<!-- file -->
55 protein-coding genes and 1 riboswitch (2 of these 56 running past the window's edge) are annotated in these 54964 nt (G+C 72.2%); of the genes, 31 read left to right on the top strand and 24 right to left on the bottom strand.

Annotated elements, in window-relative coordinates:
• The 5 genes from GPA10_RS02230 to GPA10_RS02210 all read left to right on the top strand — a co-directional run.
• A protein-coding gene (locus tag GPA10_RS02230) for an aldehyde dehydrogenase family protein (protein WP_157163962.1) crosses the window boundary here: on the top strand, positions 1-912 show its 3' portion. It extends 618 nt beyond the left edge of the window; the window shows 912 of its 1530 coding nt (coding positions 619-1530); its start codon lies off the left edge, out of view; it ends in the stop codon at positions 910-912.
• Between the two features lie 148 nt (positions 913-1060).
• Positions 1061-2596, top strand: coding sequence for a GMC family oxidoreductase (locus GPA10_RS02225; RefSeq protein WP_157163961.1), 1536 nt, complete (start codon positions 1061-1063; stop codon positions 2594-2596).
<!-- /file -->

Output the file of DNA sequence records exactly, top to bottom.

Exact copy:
55 protein-coding genes and 1 riboswitch (2 of these 56 running past the window's edge) are annotated in these 54964 nt (G+C 72.2%); of the genes, 31 read left to right on the top strand and 24 right to left on the bottom strand.

Annotated elements, in window-relative coordinates:
• The 5 genes from GPA10_RS02230 to GPA10_RS02210 all read left to right on the top strand — a co-directional run.
• A protein-coding gene (locus tag GPA10_RS02230) for an aldehyde dehydrogenase family protein (protein WP_157163962.1) crosses the window boundary here: on the top strand, positions 1-912 show its 3' portion. It extends 618 nt beyond the left edge of the window; the window shows 912 of its 1530 coding nt (coding positions 619-1530); its start codon lies off the left edge, out of view; it ends in the stop codon at positions 910-912.
• Between the two features lie 148 nt (positions 913-1060).
• Positions 1061-2596, top strand: coding sequence for a GMC family oxidoreductase (locus GPA10_RS02225; RefSeq protein WP_157163961.1), 1536 nt, complete (start codon positions 1061-1063; stop codon positions 2594-2596).